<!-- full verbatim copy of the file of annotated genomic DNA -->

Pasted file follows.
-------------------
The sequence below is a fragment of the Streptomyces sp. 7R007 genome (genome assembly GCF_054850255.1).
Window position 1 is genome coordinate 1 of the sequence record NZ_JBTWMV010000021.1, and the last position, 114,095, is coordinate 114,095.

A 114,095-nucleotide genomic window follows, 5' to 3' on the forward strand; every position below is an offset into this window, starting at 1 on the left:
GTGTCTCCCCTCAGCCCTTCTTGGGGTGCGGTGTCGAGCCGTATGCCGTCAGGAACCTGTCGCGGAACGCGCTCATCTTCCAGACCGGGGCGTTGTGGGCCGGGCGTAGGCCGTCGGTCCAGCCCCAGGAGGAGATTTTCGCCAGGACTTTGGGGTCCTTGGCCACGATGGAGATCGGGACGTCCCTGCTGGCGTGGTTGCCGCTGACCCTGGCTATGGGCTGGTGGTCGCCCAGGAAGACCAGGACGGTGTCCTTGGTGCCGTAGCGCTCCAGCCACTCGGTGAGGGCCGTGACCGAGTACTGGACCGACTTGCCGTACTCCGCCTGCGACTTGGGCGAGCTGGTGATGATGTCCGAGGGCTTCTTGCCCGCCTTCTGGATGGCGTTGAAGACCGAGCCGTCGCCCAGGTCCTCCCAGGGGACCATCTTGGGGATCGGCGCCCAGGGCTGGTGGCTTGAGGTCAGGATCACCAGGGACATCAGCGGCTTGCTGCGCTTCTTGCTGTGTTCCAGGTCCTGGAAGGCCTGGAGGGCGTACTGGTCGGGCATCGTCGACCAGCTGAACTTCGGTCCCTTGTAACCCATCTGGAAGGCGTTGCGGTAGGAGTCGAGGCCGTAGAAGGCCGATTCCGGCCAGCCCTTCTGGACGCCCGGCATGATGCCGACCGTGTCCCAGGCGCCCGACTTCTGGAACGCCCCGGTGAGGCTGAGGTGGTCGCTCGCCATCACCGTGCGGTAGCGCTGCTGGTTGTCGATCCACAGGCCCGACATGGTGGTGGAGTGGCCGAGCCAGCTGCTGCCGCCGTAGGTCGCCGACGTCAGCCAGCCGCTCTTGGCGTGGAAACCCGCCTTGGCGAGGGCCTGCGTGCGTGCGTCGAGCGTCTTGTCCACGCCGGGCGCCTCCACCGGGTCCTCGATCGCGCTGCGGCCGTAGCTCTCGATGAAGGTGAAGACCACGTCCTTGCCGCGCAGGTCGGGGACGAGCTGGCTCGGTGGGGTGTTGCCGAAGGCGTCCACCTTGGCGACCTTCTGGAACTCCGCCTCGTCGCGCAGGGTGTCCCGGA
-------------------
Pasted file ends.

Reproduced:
The sequence below is a fragment of the Streptomyces sp. 7R007 genome (genome assembly GCF_054850255.1).
Window position 1 is genome coordinate 1 of the sequence record NZ_JBTWMV010000021.1, and the last position, 114,095, is coordinate 114,095.

A 114,095-nucleotide genomic window follows, 5' to 3' on the forward strand; every position below is an offset into this window, starting at 1 on the left:
GTGTCTCCCCTCAGCCCTTCTTGGGGTGCGGTGTCGAGCCGTATGCCGTCAGGAACCTGTCGCGGAACGCGCTCATCTTCCAGACCGGGGCGTTGTGGGCCGGGCGTAGGCCGTCGGTCCAGCCCCAGGAGGAGATTTTCGCCAGGACTTTGGGGTCCTTGGCCACGATGGAGATCGGGACGTCCCTGCTGGCGTGGTTGCCGCTGACCCTGGCTATGGGCTGGTGGTCGCCCAGGAAGACCAGGACGGTGTCCTTGGTGCCGTAGCGCTCCAGCCACTCGGTGAGGGCCGTGACCGAGTACTGGACCGACTTGCCGTACTCCGCCTGCGACTTGGGCGAGCTGGTGATGATGTCCGAGGGCTTCTTGCCCGCCTTCTGGATGGCGTTGAAGACCGAGCCGTCGCCCAGGTCCTCCCAGGGGACCATCTTGGGGATCGGCGCCCAGGGCTGGTGGCTTGAGGTCAGGATCACCAGGGACATCAGCGGCTTGCTGCGCTTCTTGCTGTGTTCCAGGTCCTGGAAGGCCTGGAGGGCGTACTGGTCGGGCATCGTCGACCAGCTGAACTTCGGTCCCTTGTAACCCATCTGGAAGGCGTTGCGGTAGGAGTCGAGGCCGTAGAAGGCCGATTCCGGCCAGCCCTTCTGGACGCCCGGCATGATGCCGACCGTGTCCCAGGCGCCCGACTTCTGGAACGCCCCGGTGAGGCTGAGGTGGTCGCTCGCCATCACCGTGCGGTAGCGCTGCTGGTTGTCGATCCACAGGCCCGACATGGTGGTGGAGTGGCCGAGCCAGCTGCTGCCGCCGTAGGTCGCCGACGTCAGCCAGCCGCTCTTGGCGTGGAAACCCGCCTTGGCGAGGGCCTGCGTGCGTGCGTCGAGCGTCTTGTCCACGCCGGGCGCCTCCACCGGGTCCTCGATCGCGCTGCGGCCGTAGCTCTCGATGAAGGTGAAGACCACGTCCTTGCCGCGCAGGTCGGGGACGAGCTGGCTCGGTGGGGTGTTGCCGAAGGCGTCCACCTTGGCGACCTTCTGGAACTCCGCCTCGTCGCGCAGGGTGTCCCGGA